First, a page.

(pp. 82-104)

    If Joshua and Vieux consciously engage with certain social codes of masculinity, Dr Rajnath Ramsingh, the narrator of Neil Bissoondath′s first novel,A Casual Brutality, tries to resist socially prescribed performances. Whereas Joshua and Vieux overperform different kinds of manhood in the face of alienating, and even hostile, social circumstances, Raj underperforms his masculinity. Whereas their parodic performances are given to hyperbole, his actions tend to a sincere variety of understatement. Bissoondath′s novel, then, presents a very different kind of masculinity from those with which I began this study. In the previous two chapters, I traced two types of assertive...

  10. 4 Michael Ondaatje′s Family Romance: Orientalism, Masculine Severance, and Interrelationship
    (pp. 105-130)

    LikeA Casual Brutality, Michael Ondaatje′s fictionalized memoir,Running in the Family, constitutes a narration of loss. Ondaatje′s narrative, like Bissoondath′s, traces an emigrant son′s return from Canada to the island of his birth and his failure to connect satisfyingly with his past. Like Bissoondath, he outlines the alienation that derives from a traumatic family history of displacement and migration. The similarities continue in that the son′s alienation is most poignantly figured in his lost father: the emigrant son′s severance frompatriais emotionally intensified through his severance frompater. But the parallels stop there, for, whereas Bissoondath′s protagonist, Raj,...

  11. 5 The Law of the Father under the Pen of the Son: Rohinton Mistry, Ven Begamudré, and the Romance of Family Progress
    (pp. 131-158)

    In chapter 4, I argued that the extended family′s desire to recuperate from its traumatic past - from social decline and internal dysfunction - mobilizes the family romance that Michael Ondaatje inherits and re-writes inRunning in the Family. This chapter traces Rohinton Mistry′s and Ven Begamudré′s inheritance of a more forward-looking type of family narrative, one which I will call, echoing some of the concerns of the previous chapter, the romance of family progress. Like the Freudian romance, the romance of family progress responds to disillusion through the construction of a family fantasy, and, like the Freudian version, this...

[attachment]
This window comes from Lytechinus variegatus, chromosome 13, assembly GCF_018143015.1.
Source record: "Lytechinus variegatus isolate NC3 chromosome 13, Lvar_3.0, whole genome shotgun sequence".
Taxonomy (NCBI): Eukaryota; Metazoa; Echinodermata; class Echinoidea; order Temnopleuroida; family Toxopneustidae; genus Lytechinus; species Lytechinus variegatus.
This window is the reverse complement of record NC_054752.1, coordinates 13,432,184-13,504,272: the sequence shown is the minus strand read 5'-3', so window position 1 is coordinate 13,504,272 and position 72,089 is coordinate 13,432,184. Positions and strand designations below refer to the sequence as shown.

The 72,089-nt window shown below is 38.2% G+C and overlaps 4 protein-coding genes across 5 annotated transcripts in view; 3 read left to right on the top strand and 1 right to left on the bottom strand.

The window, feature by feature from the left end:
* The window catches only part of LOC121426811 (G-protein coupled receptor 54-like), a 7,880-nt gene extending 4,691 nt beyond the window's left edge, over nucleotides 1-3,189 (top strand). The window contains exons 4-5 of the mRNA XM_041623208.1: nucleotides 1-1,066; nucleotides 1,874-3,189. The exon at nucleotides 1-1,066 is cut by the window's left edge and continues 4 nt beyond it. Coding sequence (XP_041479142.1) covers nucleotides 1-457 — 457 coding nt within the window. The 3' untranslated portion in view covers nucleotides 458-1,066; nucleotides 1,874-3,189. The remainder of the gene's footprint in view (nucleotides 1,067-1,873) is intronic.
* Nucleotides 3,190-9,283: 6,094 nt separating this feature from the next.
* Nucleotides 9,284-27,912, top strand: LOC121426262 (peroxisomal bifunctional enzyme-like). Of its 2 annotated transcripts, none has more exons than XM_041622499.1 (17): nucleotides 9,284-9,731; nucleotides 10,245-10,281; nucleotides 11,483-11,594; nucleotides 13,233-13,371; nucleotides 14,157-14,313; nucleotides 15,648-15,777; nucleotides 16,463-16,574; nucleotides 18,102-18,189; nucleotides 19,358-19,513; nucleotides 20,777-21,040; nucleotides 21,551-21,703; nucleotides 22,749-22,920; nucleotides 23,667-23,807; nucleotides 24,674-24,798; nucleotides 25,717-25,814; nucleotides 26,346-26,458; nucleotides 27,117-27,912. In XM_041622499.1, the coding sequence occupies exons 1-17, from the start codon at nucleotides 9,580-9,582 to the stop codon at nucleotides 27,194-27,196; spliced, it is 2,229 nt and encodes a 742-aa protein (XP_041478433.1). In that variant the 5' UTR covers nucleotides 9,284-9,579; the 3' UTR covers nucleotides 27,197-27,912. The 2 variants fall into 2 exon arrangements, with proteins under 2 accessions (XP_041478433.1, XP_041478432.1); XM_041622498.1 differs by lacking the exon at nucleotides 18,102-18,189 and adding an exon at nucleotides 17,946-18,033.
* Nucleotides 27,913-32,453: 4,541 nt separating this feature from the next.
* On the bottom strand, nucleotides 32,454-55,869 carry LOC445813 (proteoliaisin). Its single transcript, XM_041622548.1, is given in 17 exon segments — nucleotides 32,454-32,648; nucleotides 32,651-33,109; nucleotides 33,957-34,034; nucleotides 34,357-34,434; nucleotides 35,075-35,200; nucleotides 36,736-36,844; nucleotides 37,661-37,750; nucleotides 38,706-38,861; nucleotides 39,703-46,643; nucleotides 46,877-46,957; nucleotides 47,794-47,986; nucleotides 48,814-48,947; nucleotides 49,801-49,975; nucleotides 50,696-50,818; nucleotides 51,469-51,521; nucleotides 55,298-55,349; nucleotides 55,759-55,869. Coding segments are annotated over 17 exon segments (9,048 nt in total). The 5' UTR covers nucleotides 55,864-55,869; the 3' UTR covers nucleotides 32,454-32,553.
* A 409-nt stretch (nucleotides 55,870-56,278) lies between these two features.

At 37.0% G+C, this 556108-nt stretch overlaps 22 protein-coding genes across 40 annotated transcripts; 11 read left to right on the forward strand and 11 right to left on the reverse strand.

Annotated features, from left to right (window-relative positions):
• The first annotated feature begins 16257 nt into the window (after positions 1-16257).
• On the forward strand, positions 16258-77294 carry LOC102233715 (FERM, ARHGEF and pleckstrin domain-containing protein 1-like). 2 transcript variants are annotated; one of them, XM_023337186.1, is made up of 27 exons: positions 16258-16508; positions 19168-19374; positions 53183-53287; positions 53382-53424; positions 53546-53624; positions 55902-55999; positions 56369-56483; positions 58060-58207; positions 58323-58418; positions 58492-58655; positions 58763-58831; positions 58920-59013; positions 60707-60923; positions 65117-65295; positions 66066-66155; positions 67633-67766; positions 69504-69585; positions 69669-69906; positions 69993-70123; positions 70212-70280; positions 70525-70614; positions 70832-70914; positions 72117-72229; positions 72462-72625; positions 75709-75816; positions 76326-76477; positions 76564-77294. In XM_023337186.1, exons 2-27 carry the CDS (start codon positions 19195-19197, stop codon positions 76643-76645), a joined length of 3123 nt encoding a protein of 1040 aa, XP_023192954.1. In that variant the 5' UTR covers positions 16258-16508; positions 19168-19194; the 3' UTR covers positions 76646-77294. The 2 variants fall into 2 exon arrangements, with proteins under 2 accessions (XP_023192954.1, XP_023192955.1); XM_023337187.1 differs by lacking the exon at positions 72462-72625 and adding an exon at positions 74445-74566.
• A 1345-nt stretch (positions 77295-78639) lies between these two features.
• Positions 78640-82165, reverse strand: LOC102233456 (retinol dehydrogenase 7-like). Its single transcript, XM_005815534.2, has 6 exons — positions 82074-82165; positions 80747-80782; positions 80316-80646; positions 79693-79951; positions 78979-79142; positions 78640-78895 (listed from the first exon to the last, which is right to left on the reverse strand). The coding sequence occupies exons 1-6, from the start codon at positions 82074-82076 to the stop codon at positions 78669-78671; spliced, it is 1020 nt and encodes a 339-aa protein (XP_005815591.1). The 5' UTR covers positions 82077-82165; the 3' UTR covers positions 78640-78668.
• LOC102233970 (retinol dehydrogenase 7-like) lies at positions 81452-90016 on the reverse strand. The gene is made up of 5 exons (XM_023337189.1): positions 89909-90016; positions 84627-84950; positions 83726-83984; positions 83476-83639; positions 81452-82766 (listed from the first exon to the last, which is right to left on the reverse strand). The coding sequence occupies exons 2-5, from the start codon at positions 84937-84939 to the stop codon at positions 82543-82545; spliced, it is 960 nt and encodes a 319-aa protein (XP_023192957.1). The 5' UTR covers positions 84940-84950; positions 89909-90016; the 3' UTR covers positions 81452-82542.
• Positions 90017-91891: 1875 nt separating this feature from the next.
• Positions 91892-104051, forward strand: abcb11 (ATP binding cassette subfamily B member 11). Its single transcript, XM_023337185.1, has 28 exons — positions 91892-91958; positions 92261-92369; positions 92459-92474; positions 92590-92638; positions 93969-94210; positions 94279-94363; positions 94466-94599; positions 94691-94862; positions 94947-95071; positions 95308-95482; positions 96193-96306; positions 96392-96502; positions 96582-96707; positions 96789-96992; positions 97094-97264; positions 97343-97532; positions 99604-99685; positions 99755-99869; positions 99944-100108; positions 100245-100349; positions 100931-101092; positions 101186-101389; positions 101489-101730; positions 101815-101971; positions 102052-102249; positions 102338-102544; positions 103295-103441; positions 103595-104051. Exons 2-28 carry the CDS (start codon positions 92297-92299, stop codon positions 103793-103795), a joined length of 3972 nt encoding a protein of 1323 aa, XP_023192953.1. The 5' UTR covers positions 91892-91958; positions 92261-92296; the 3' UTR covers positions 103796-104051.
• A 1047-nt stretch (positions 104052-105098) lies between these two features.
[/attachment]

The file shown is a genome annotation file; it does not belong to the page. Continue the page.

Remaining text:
12. Afterword: Masculine Innovations and Cross-Cultural Refraction
    (pp. 159-170)

    Masculine Migrationswill not conclude. My purpose has been to write towards an opening of possibilities rather than towards closure or settlement. I have been concerned to trace masculinitiesin process, in transition, in movement. To impose certitudes, claims of arrival, solutions at this point would be to commit the Great Male Disappointment of premature ejaculation. This, then, is an afterword, an endingin medias res, a rhetorical way of stepping back from an ongoing process to meditate on its implications even while they continue to unfold.

    Masculine Migrationsis about men′s negotiations of social constraints and their innovations within...

  13. Notes
    (pp. 171-176)
  14. Works Cited
    (pp. 177-188)
  15. Index
    (pp. 189-201)